Tag Archives: Irish Diaspora
Galway

The #ForgottenIrish of Co. Galway

The latest #ForgottenIrish story is now available on Storify. It forms part of the continuing effort to raise awareness in Ireland of the c. 200,000 Irishmen who fought in the American Civil War, and their families. As with the previous Storify stories it is based on a Twitter tweetathon. So far #ForgottenIrish has covered Cork, Kerry and […]

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The first page of William Duffie's Letter to Ann Scanlan, informing her of her husband Patrick's death (Fold3)

‘I Hope…To See You Once More And Then I Would Die Contented': An Irish Mother Writes to Her Son

Bridget Burns married her husband William in Ireland on 18th August 1840. When her husband died eight years later, he left Bridget a widow and their only child, Henry, fatherless at the age of six. By the time 1861 came along, Bridget and her son were living 125 Greenwich Avenue, New York. On 19th August […]

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The Camp of the 9th New York- Hawkins' Zouaves- at Newport News, Virginia in 1861. James Fleming wrote his letter home to Larne from here that August (Library of Congress)

The Civil War Letters of Captain James Fleming, Part 2: With Hawkins’ Zouaves at Newport News

In the first of the James Fleming letters the man from Larne, Co. Antrim described his emigration to Canada in 1857 and the first weeks of his new life across the Atlantic. We join him nearly four years later. Now settled in New York, James writes home to Ulster to tell his family of his […]

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Staten Island and the Narrows c. 1861 (Library of Congress)

Remembering James Sharkey: The Final Letters of an Irish-American Boy

As regular readers of the blog will know, I spend a lot of time looking through Civil War Widow’s & Dependent’s Pension Files. Many of these files contain original letters written home by soldiers during the war. Having spent a number of months compiling a database of Irish-American letters from men in New York regiments, […]

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Separation. Many Irish families could not afford to emigrate together. For whatever reason, all three of these women's husbands left their family home for America, never to return (Library of Congress)

‘The Hard Industry of My Own Hands': Three American Civil War Widows in Ireland Struggle to Survive

On the face of things, Irishwomen Honora Cleary, Eleanor Hogg and Maria Sheppel had little in common. For a start, they were from different parts of Ireland; Honora hailed from Cappoquin, Co. Waterford, Eleanor lived in Boyle, Co. Roscommon and Maria had grown up in Ballinasloe, Co. Galway. Neither did the women share the same religion; Honora and Eleanor were […]

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Provost Guard of the 9th New York Infantry in 1862 (Library of Congress)

The Civil War Letters of Captain James Fleming, Part 1: Larne to Canada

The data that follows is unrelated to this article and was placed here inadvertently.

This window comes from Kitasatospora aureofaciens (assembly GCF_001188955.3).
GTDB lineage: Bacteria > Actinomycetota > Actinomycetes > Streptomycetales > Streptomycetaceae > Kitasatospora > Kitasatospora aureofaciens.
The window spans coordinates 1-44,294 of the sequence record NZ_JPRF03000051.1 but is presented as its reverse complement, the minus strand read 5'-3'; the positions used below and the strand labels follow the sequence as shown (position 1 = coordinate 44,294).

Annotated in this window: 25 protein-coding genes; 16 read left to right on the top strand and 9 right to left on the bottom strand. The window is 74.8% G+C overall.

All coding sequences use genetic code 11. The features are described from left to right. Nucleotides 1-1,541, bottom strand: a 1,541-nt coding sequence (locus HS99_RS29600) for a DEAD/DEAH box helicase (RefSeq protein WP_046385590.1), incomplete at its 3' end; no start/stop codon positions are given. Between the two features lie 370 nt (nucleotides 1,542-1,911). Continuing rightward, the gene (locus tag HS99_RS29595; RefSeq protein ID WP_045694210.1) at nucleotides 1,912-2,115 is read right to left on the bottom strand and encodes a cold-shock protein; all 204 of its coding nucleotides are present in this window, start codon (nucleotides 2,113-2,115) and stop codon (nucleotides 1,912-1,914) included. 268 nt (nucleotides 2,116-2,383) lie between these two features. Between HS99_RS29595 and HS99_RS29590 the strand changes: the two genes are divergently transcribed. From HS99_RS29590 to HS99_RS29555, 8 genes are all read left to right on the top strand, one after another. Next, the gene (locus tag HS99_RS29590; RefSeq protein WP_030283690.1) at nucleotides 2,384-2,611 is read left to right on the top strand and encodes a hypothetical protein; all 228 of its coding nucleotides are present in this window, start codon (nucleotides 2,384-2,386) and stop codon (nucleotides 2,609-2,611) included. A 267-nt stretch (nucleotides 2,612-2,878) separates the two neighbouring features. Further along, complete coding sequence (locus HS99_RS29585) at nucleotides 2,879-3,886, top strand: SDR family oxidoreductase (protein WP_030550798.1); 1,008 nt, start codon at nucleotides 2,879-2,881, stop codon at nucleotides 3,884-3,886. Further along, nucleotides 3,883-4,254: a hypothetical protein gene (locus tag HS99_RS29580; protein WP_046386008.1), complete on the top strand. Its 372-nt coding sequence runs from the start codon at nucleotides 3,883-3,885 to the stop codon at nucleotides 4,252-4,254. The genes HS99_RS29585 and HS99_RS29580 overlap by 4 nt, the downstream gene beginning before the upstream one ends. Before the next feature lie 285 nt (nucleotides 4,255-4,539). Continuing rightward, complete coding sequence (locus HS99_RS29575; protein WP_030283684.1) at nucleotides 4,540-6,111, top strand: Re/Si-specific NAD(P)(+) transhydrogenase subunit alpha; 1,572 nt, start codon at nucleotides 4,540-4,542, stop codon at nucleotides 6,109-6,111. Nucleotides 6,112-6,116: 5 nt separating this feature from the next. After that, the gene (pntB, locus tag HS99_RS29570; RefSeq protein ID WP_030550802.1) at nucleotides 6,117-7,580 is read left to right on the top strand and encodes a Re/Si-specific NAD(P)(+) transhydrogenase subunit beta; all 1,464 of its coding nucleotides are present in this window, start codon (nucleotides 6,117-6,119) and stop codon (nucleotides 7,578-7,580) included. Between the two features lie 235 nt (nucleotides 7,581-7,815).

In 1832 James Fleming was born to Malcolm and Ann Jane Fleming in Islandbawn, Co. Antrim. The family would later move to nearby Larne when Malcolm established a nursery there, and it was here that James grew up. In 1857 the young man decided to leave Antrim to try his luck in North America. Arriving […]

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New York, Brooklyn, Jersey City & the Hoboken Waterfront as they appeared in a Currier & Ives sketch of 1877 (Library of Congress)

The Creation of an Irish Widow: The 33rd New Jersey at Peachtree Creek, 20th July 1864

On the 20th July 1864, the 33rd New Jersey Infantry of the Army of the Cumberland found themselves at Peachtree Creek, outside Atlanta. They were gathered on a hill some 300 yards in front of the main Union position acting as an outpost for their brigade. Their divisional commander, John White Geary, thought attack unlikely. He […]

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The Excelsior Brigade Monument at Gettysburg (Photo: Cory Hartman)

‘Your Likeness Was Buried With Him': A Letter to An Irish Soldier’s Wife After Gettysburg

The second day of the Battle of Gettysburg was a tough one for New York’s Excelsior Brigade. Although not an ethnic Irish formation, many of the brigade’s regiments- such as the 70th New York Infantry- had large contingents of Irishmen in their ranks. The 2nd July at Gettysburg left many of these men dead. In […]

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Felix's former comrades of Company D, 61st New York Infantry, as they appeared in the Spring of 1863 (Library of Congress)

‘If You Ever Want To See Him Alive…Come Immediately': A Race Against Time For An Irish Soldier’s Wife

Felix Mooney was 53-years-old when he enlisted in what became Company D of the 61st New York Infantry on 12th August 1861. Wounded at the Battle of Malvern Hill on 1st July 1862, he was taken prisoner and sent to Richmond. By the time he was exchanged on 27th July he had to be sent straight […]

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Sarah Jane Cochran: Irish Pensioner of the American Civil War (StoryMap)

Visualizing One Irishwoman’s Experience of the American Civil War Using StoryMap JS

As most of you are aware by now, I am constantly looking at new techniques to visualize the Irish experience of the American Civil War. My latest foray into this area has been with StoryMap JS, a free tool developed by Knightlab at Northwestern University. StoryMap is designed to allow you to tell stories with […]

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